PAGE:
Instagram: @ketodontist

Twitter: @ketodontist

Ketodontist Facebook Page: www.facebook.com/ketodontist

Get the Transcription for this Episode Here :  Ketodontist_Podcast_Episode_00_Audio_Introductions_and_What_Is_Ketodontist

Day 7 of 90 Day N=1

Hello again!  Dr. Matt here checking in for the end of week 1.  It’s been a pretty great week far.  Other than on Wednesday, I really didn’t have any problems with cravings, and at no point did I have experience any real hunger.

As far as exercise this week, I didn’t really do too much.  Monday I did a my body weight circuit which consists of the Primal movements outlined in the Primal Blueprint (which I highly recommend picking up the newest version, which you can get here).  That workout looks like this:

Standard Push-ups: 3 sets of 10

Air Squats: 3 sets of 20

Pull-ups: 3 sets of 10

Plank: 4 sets of 30 second holds

Now, my starting at 330 lbs, I had to modify.  I did as many regular push-ups as I could do until I started to fail, and would finish on my knees.  I had no problems with squats, just need to work on my depth.  Pull-ups are being done with resistance bands right now.  Once I get down to 260, I’ll start doing assisted pull-ups.  And plank is being done on my hands, and not my forearms.

That was Monday’s workout.  The rest of the week I tried to get as much walking in as I could over my lunch break, but I didn’t really get another workout in until yesterday (Saturday).  I woke up and did a 30 minute DDPYoga Workout.  That was it for real exercise, but I will tell you that the rest of my Saturday was spent taking stuff out of storage and moving all day.  We cleaned out the back of my dental office getting ready for the remodel that starts tomorrow, and we had to move stuff that looked like it’d been in that building for the last 60 years.  It was kind of cool the old-old school dental equipment (I’m surprised it wasn’t belt driven with a foot pedal), but that stuff was HEAVY to move.  After my team and I finished with that, then I went to help my folks move stuff out of their storage unit.  Which ended up taking 4 truck loads.  So yesterday was a VERY active day.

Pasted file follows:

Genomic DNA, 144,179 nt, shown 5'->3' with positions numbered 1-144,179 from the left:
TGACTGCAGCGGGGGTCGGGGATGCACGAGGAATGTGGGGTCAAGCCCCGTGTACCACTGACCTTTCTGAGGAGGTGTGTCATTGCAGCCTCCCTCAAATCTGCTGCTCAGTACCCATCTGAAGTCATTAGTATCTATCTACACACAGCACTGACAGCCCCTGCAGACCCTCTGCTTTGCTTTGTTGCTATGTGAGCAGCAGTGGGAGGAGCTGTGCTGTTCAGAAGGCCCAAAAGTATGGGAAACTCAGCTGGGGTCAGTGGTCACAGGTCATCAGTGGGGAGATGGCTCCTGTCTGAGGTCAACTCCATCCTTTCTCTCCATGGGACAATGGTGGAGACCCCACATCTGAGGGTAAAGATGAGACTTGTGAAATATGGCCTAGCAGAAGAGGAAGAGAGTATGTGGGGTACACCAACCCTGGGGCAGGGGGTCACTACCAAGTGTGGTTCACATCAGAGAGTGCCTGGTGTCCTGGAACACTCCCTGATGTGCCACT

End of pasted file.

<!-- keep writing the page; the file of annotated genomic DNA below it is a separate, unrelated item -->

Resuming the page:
Alright, so with all that let’s take a look at where I’m at.

Weight:

Boom! Down over 12 lbs in less than a week.  Now let me be clear, a lot of this is water weight.  I want to make sure both you and I are fully aware of this.  The reason why a lot of folks lose a ton of water weight when beginning primal, LCHF, or keto diets is because of two things:  insulin and glycogen.   As noted by the American Journal of Physiology [1], when insulin levels are lowered the kidneys start getting rid of excess sodium from the body.  Lower insulin can also help improve blood pressure as also noted in that study.

Next up is glycogen.  It’s been said that a healthy adult can store around 400 grams of glycogen in the liver, and about 100 grams in the muscle.  This is the conventional wisdom, but I’m having trouble locate the actual scientific sources of this, so take it with a grain of salt.  But let’s say the conventional wisdom is correct.  (Edit:  Busted out my Textbook of Medical Physiology by Guyton & Hall 11th edition, and they state that liver cells can store up to 5-8% of their weight in the form of glycogen and muscle cells can store 1-3%.  Page 832 of this edition if you want to check it out).

So that’s roughly 500 grams of glycogen storage.  And each gram of glycogen caries 3 grams of water [2].  So that means if you deplete you glycogen stores, you can be losing 1.5 kg or 3.3 lbs in water weight.

So of the 13 lbs I lost this week, was it ALL water weight?  Doubtful, but I’m sure it played a part.  What will be interesting is from this point forward.  Do I have that much more excess water weight to lose?  If not, how will it effect the rate at which I lose? Also, I’ll be picking up a blood pressure cuff to use so I can start reporting that as well.

Ketone level:

Getting closer!  Still not quite to a state of nutritional ketosis, but I’m on my way.  A normal person can enter nutritional ketosis relatively quickly, 2-4 days usually.  Here it’s taken me over a week.  That goes to show how insulin resistant I truly am.  It also shows how I need to be super diligent.  If I were to slip up or have a “cheat”, it could take me a whole week to get back into ketosis!  Not worth it.